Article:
Monday, September 2, 2019

Deadology September 2: Three Legendary Shows

Iko Iko > Morning Dew > Sugar Magnolia, the once-played masterpiece, was fused
together on September 2, 1980, in the War Memorial Auditorium, in Rochester, New York. The band rocked ten shows in this hotbed for Deadhead euphoria from 19731985. This Iko > Dew > Mag  appears as filler on the third disc of Dick’s Picks Volume 25, which features a 1985 show from Richmond, Virginia. I wore out that third disc, spinning the Rochester trifecta hundreds of times. As I obsessed over that delectable “Morning Dew” sandwich, I lost track of the rest of the show. The second set of 9-2-80 was among my first twenty bootleg tapes, and I had only heard the first set in its entirety a few times. My research for Deadology reunited me with a show that I should have known better.
An ordinary Minglewood > Sugaree opener unfolds until Garcia goes off in the third “Sugaree” solo. Perky guitar licks bubble from the onset and multiply in a combustible vacuum. The band follows Jerry into a whirlpool of sublime improvisation that closes with a chord-fanning stampede. The Dead were in the thick of a sensational run. Three nights earlier in the Philadelphia Spectrum  Jerry slayed the City of Brotherly Love with the hottest “Althea” ever, and a killer “Jack Straw” closed the set. The following night in Landover’s Cap Centre, the second set sparkles. I’d highly recommend listening to the Landover Comes a Time > Truckin’. If you combine the first set of Philly and the second set of Landover, you have an immortal show. On September second in Rochester, the entire performance roars, wave after wave of aural ecstasy.
“El Paso” flows smoothly in the aftermath of “Sugaree.”  The outlaw powwow continues with “Friend of the Devil.” It’s a heartfelt and hypnotic rendering. Jerry’s smoldering solo seems to vaporize. “China Cat” makes a rare appearance in the sixth slot. Garcia peppers “China Cat” with clever leads, but the star of this combo is “I Know You Rider.” Before the first jam, Weir sings, “Lay down last night, Lord I could not take my rest,” with enthusiasm usually reserved for the “The sun will shine in my backdoor someday” line. Garcia goes off on a tangent that seems to disorientate the band until Brent’s keyboard round puts the song back on track. In an unusual twist, Jerry sings Bobby’s line, “The sun will shine in my backdoor someday” in a subdued manner, as well as, “I wish I were a headlight on a northbound train.” Another dazzling jam lays this offbeat “Rider” to rest.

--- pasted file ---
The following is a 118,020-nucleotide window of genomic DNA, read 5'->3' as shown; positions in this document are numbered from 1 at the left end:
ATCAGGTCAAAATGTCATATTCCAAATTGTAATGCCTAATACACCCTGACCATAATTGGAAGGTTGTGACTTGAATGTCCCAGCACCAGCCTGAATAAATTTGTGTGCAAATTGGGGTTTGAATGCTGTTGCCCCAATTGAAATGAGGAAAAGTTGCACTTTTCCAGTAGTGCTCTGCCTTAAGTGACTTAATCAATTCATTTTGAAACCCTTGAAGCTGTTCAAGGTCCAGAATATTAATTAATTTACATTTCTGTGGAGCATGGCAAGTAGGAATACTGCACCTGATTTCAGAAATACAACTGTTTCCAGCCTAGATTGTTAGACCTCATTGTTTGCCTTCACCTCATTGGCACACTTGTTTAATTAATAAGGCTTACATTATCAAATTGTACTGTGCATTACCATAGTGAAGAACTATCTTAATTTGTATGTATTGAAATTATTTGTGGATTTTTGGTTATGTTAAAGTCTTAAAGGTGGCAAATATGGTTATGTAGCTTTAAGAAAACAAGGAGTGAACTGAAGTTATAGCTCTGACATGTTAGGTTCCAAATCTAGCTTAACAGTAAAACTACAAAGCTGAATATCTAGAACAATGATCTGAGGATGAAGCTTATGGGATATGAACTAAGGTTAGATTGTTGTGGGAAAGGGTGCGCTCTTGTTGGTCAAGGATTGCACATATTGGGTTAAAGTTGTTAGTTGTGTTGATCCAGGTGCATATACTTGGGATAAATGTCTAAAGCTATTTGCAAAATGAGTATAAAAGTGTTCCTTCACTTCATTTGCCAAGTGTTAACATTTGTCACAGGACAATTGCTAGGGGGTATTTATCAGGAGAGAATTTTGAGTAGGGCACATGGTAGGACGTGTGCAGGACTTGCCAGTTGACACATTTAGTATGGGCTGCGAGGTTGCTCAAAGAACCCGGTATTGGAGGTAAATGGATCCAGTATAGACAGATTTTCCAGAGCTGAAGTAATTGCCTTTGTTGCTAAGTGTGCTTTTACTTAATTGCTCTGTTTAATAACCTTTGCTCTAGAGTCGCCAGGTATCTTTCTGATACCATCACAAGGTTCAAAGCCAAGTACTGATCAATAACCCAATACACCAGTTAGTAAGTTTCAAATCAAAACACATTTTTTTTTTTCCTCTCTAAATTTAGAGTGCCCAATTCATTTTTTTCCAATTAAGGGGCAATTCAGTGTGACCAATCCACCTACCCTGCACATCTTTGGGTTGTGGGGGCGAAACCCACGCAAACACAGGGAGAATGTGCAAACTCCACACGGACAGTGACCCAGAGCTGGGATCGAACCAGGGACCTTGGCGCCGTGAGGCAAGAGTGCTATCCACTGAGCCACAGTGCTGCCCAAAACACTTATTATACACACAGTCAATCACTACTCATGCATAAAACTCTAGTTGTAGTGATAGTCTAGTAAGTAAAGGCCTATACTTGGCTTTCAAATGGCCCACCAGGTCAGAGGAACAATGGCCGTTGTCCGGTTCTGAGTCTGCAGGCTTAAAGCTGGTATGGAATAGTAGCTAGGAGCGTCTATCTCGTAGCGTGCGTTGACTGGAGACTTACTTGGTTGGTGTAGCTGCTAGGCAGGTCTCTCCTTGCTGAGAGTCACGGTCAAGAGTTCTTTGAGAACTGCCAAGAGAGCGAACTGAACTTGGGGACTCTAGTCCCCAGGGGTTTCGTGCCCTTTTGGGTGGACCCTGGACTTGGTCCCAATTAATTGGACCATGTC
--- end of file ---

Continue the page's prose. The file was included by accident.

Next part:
The Dead Go to Heaven and close the set with three consecutive tunes from their new album; Lost Sailor > Saint of Circumstance > Don’t Ease Me. The band’s still in Heaven as they open set two with “Althea.” It’s not as fierce as the 8-30-80 Philly version, but Garcia delivers a meaty solo at the end. If you’re an “Althea” admirer, you should pay close attention to all versions from ’80 and ’81.
“C. C. Rider” and “Ship of Fools” prepares the Rochester faithful for the first of two three-song combos. A spirited “Estimated Prophet” noodles away, and suddenly drops into a dreamy presentation of “Terrapin Station.” Each instrumental interlude seamlessly connects this epic folk original. How did Hunter dream of these rousing lyrics, and how did Garcia and mates develop the flawless score to match? Every bass bomb, cymbal rattle, and guitar lick crystalizes into a royal rhapsody.
The thunderous orchestral “Terrapin” refrain segues into “Playin’ in the Band.” Rippling jam waves crash into Drums. Space develops with funky percussions and jazzy noodling from Brent and Jerry. Garcia and Weir softly strike up a familiar chord sequence and sing, “Hey now, hey now, Iko, Iko, un-day. Jock-a-mo fee-no ai na-né, jock-a-mo fee na-né.”
“Iko” is delivered in a festive, hypnotic style, conjuring up images of graceful ice-skating. The solos within serve to the greater benefit of the overall performance. A bouncy chord riff follows the last round of “Hey Now.” The Boys had cast a transcendent spell over Rochester.